Born into a mining family in the South Wales town of Blackwood, Richey Edwards was an intelligent outsider in the classic rock-hero tradition. His adolescent literary tastes stretched to the usual proponents of existential angst, from Rimbaud, Kafka and Dostoyevsky to Salinger, Golding and Ballard, and he was particularly drawn to the poetry of Sylvia Plath. He earned three "A" grades at A-level, and went on to secure a degree in Political History at the University of Wales in Swansea, where he became close friends with bassist Nicky Wire (real name Jones), who would form the Manic Street Preachers with Bradfield and the drummer Sean Moore. Initially taken on as the band's driver and roadie, Edwards was co-opted as rhythm guitarist after collaborating with Wire on artwork and lyrics for their first single, "Suicide Alley".

His musical prowess was minimal, however, with his amplifier often being turned down on stage; but he brought to the group a decisive charisma and intellect that helped establish its direction and reputation. Unusually, songwriting duties were split within the band, Wire and Edwards collaborating on the lyrics, which were then set to music by Bradfield and Moore.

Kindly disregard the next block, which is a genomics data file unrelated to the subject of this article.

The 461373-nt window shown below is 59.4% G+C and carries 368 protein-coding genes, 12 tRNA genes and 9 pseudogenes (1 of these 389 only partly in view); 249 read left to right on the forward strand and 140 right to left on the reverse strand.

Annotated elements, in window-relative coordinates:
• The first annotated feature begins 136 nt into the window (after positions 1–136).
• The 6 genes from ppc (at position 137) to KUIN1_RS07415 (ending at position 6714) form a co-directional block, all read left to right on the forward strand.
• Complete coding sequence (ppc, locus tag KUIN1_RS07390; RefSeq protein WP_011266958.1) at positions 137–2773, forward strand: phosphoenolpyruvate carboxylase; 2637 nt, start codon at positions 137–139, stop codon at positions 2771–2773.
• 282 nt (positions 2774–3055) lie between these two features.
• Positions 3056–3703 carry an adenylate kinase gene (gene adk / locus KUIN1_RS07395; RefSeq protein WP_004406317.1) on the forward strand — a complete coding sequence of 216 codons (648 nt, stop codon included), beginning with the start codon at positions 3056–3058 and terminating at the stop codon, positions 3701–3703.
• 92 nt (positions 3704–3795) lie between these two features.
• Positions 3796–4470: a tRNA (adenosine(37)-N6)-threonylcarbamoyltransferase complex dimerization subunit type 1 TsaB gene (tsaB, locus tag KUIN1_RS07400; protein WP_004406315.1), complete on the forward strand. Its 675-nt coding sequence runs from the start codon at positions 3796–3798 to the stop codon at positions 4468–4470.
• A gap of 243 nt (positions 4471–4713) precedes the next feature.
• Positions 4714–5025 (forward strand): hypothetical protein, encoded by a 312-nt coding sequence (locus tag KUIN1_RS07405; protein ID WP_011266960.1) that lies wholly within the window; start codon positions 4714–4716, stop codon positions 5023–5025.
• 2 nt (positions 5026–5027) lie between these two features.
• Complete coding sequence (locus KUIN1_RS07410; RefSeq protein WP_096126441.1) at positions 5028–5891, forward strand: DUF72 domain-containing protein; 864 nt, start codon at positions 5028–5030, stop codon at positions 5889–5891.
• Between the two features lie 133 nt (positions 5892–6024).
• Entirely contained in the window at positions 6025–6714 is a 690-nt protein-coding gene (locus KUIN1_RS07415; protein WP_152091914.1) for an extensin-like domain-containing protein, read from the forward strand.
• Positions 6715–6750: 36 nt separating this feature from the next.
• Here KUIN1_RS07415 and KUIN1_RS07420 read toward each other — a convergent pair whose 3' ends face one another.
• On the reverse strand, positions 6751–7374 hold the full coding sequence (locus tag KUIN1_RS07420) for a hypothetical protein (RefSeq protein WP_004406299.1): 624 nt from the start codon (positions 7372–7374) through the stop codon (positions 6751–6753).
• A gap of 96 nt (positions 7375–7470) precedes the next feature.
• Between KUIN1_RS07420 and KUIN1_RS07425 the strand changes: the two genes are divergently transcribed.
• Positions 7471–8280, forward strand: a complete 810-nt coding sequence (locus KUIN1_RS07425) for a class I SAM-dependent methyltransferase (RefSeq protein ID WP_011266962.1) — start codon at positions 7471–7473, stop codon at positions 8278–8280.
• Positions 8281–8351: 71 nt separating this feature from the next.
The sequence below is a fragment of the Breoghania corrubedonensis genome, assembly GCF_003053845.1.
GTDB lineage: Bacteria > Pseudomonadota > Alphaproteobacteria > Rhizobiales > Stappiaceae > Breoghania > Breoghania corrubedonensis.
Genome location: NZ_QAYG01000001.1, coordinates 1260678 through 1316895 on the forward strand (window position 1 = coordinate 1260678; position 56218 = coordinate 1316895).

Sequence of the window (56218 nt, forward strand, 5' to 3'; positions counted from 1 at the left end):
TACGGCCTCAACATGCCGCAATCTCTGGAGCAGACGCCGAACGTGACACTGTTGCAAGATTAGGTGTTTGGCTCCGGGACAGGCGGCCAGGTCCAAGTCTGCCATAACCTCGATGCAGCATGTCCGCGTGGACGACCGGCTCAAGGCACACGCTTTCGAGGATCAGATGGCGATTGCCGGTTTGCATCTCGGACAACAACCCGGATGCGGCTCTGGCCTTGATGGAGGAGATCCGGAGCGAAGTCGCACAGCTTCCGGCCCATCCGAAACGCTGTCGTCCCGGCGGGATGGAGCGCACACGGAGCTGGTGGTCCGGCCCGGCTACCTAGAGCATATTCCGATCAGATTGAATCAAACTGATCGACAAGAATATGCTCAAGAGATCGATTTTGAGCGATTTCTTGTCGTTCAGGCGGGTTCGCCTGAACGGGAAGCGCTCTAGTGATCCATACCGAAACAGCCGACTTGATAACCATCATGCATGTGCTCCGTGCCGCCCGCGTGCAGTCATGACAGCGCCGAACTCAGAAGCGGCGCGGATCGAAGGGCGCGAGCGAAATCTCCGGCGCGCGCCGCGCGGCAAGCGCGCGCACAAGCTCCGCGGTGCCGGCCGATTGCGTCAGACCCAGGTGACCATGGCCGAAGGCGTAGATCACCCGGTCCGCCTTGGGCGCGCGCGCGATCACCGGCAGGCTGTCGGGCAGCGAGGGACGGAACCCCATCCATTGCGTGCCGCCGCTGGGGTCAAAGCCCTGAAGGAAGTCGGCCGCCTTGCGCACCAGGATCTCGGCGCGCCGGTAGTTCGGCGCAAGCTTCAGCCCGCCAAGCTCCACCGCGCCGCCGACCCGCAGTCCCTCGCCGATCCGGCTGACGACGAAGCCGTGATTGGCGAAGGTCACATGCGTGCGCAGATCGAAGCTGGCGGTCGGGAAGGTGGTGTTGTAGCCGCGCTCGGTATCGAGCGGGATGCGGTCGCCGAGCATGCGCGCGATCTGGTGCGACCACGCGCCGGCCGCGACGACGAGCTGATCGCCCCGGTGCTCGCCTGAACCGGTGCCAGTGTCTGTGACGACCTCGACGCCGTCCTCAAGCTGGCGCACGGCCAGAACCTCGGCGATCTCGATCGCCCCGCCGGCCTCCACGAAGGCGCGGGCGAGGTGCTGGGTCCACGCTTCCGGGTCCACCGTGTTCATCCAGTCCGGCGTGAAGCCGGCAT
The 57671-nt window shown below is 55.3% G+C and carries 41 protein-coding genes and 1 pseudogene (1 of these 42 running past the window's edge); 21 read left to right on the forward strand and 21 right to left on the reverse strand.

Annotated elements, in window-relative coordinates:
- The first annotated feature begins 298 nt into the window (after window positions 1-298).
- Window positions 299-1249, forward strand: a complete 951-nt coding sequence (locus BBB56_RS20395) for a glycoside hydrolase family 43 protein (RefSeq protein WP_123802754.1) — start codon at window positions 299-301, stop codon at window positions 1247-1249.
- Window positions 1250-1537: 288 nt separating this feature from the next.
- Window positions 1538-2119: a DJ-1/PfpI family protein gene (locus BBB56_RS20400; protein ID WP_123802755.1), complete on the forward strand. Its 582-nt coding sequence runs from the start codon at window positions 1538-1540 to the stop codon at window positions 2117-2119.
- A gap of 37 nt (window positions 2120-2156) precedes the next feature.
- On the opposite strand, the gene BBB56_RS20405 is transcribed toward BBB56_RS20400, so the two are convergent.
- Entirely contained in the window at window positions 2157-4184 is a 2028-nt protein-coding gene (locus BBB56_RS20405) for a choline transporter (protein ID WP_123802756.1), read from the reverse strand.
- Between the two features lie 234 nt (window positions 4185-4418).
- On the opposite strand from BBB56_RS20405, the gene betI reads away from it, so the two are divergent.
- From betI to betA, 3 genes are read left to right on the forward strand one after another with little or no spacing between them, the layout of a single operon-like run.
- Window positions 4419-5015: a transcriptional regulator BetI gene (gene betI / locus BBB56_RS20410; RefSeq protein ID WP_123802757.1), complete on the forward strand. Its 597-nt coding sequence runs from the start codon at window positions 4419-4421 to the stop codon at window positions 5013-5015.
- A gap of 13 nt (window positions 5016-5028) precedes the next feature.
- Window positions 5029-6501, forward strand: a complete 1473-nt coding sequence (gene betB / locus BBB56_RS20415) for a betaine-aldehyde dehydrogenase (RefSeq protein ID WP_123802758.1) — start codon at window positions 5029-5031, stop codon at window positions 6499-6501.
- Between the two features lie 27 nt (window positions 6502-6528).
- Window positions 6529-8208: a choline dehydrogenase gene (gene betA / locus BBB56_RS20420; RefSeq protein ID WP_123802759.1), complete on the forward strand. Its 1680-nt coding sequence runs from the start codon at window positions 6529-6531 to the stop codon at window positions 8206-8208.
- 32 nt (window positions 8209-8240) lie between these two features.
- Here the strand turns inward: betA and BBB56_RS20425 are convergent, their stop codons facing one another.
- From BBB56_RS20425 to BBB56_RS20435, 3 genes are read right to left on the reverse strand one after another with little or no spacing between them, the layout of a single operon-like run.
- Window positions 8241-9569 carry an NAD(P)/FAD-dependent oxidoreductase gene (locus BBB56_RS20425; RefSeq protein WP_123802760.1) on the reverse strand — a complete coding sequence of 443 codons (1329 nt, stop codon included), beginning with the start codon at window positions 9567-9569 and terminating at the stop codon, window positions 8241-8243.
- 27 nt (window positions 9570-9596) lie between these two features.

Wire and Edwards were keenly aware of the value of propaganda in promoting the band's music, particularly the impact of outrage. With spray-painted slogans on their clothes and crudely-applied mascara on their faces, the Manics' visual mode combined influences of The Clash and The New York Dolls; and in an indie music scene noted for mealy-mouthed sanctimony, their eagerness to court controversy by bad-mouthing their peers and heroes soon ensured their appearance in the music press. Their third single "Motown Junk" featured the line "I laughed when Lennon got shot", and on a later occasion, Wire declared on stage that he hoped the REM singer Michael Stipe died of Aids.